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Pincher Creek council to host housing developer

Pincher Creek council to host housing developer
AND Villages hopes to partner with 12 municipalities on an overarching project to put up manufactured homes in each participating community.
AND Villages hopes to partner with 12 municipalities on an overarching project to put up manufactured homes in each participating community.
IMAGE: Canva
IMAGE: Canva

Pincher Creek council to host housing developer

By Laurie Tritschler
By Laurie Tritschler
Shootin’ the Breeze Local Journalism Reporter
Shootin’ the Breeze Shootin’ the Breeze Local Journalism Reporter
April 24, 2023
April 24, 2023

The Town of Pincher Creek will invite representatives from a company that manages small-town housing projects to council’s next community housing committee meeting.

Council unanimously voted to extend the invitation following a motion by Coun. Sahra Nodge, April 11.

Nodge, who sits on the housing committee with Couns. Gary Cleland and Wayne Oliver, had taken in a project pitch by AND Villages at a recent convention of AlbertaSouthwest, a regional economic development alliance of 15 area municipalities, including the town and neighbouring MD and Crowsnest Pass.

AND hopes to partner with 12 municipalities on an overarching project to put up manufactured homes in each participating community. The homes would be installed in identical 12-unit blocks. 

The company’s pitch calls on municipalities to sign over one-acre land parcels serviced by underground utilities, while AND would manage the project. The company wants to hear from interested partners by the end of the month, Nodge said. 

 

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Council’s resolution directs staff to invite AND to give a 20-minute presentation, likely via Zoom, when the housing committee meets April 27. It doesn’t amount to a commitment of any kind. 

“I think we should at least listen to their presentation,” Mayor Don Anderberg said, drawing murmurs of agreement from councillors. 

Chief administrative officer Angie Lucas meanwhile advised that AND’s pitch leaves “a lot of unanswered questions” for the town’s administration. Serviced land parcels might be hard to come by, and any land used for housing development would have to be properly zoned, she noted.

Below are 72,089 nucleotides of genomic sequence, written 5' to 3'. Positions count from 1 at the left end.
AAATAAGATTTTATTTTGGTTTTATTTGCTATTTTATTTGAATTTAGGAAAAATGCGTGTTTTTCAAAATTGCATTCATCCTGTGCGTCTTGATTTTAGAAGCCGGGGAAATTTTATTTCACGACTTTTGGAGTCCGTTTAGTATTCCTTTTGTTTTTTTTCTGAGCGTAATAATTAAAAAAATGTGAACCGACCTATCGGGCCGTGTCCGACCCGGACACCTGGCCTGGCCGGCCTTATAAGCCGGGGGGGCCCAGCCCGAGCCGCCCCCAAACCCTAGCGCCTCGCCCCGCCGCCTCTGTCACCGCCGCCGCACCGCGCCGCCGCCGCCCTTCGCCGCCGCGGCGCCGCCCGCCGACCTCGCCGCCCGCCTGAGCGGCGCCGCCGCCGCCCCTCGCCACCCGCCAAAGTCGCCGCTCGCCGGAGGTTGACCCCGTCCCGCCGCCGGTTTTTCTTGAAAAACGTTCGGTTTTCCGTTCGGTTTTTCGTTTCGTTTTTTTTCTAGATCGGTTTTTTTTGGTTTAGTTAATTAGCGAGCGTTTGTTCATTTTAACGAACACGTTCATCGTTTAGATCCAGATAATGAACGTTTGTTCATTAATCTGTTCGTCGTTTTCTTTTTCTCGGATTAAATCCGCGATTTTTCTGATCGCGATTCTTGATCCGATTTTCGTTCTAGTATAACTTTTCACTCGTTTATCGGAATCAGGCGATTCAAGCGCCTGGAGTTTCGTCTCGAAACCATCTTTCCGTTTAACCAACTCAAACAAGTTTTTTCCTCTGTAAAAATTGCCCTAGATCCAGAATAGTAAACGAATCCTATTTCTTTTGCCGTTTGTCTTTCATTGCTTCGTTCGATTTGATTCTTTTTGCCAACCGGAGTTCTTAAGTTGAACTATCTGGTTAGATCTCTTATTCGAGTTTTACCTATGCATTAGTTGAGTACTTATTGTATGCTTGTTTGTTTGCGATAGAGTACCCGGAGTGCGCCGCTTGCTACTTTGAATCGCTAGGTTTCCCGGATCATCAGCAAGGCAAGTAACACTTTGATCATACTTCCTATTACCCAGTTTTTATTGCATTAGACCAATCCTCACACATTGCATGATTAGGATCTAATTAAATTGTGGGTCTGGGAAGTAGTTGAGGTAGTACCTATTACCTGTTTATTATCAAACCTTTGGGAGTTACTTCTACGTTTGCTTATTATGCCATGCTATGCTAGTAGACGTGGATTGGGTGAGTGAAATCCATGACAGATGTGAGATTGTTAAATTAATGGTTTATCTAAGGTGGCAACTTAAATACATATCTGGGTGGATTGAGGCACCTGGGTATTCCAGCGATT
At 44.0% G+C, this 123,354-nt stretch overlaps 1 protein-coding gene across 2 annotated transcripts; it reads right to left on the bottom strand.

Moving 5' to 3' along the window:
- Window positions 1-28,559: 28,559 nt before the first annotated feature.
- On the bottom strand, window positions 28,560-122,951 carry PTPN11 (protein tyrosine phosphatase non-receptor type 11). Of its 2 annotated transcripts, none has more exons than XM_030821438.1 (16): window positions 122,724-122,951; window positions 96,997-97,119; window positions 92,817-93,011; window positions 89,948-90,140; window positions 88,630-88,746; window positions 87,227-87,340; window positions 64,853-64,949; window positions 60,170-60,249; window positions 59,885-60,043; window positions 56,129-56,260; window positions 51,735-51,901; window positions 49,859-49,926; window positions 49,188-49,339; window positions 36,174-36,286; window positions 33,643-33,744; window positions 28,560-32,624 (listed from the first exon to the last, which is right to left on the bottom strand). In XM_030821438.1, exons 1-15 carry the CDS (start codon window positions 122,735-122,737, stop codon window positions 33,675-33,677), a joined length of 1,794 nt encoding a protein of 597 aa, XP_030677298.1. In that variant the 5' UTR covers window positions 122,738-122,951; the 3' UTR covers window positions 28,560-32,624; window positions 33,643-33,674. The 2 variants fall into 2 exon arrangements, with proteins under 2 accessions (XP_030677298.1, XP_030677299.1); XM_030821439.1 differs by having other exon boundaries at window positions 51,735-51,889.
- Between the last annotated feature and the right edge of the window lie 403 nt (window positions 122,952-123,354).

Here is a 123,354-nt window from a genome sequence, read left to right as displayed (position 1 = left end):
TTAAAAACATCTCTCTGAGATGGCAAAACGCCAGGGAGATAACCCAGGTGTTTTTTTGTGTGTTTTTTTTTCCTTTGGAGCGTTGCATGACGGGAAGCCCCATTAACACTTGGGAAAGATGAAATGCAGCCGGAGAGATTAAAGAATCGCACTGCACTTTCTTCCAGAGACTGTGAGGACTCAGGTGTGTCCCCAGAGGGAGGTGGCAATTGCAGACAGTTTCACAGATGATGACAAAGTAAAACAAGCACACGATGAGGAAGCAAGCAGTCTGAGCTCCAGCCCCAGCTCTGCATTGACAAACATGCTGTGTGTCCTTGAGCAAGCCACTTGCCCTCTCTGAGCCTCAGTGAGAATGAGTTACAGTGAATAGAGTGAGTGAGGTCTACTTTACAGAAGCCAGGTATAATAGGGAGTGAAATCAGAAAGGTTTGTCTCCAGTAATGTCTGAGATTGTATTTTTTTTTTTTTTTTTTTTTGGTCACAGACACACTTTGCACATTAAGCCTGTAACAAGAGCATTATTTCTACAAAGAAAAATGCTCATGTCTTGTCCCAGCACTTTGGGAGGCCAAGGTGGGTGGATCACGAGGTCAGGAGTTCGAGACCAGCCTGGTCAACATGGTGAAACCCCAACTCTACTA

There were 70 units on Pincher Creek’s rental market as of 2017, down from 73 the year before, according to a 2018 housing-needs assessment by the Alberta Rural Development Network. 

Most homes in the town of Pincher Creek and village of Cowley were 38 years or older, while the majority of homes in the MD were 28 and older, the assessment found. 

 

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The Town of Pincher Creek will invite representatives from a company that manages small-town housing projects to council’s next community housing committee meeting.

Council unanimously voted to extend the invitation following a motion by Coun. Sahra Nodge, April 11.

Nodge, who sits on the housing committee with Couns. Gary Cleland and Wayne Oliver, had taken in a project pitch by AND Villages at a recent convention of AlbertaSouthwest, a regional economic development alliance of 15 area municipalities, including the town and neighbouring MD and Crowsnest Pass.

AND hopes to partner with 12 municipalities on an overarching project to put up manufactured homes in each participating community. The homes would be installed in identical 12-unit blocks. 

The company’s pitch calls on municipalities to sign over one-acre land parcels serviced by underground utilities, while AND would manage the project. The company wants to hear from interested partners by the end of the month, Nodge said. 

 

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Council’s resolution directs staff to invite AND to give a 20-minute presentation, likely via Zoom, when the housing committee meets April 27. It doesn’t amount to a commitment of any kind. 

“I think we should at least listen to their presentation,” Mayor Don Anderberg said, drawing murmurs of agreement from councillors. 

Chief administrative officer Angie Lucas meanwhile advised that AND’s pitch leaves “a lot of unanswered questions” for the town’s administration. Serviced land parcels might be hard to come by, and any land used for housing development would have to be properly zoned, she noted. 

There were 70 units on Pincher Creek’s rental market as of 2017, down from 73 the year before, according to a 2018 housing-needs assessment by the Alberta Rural Development Network. 

Most homes in the town of Pincher Creek and village of Cowley were 38 years or older, while the majority of homes in the MD were 28 and older, the assessment found. 

 

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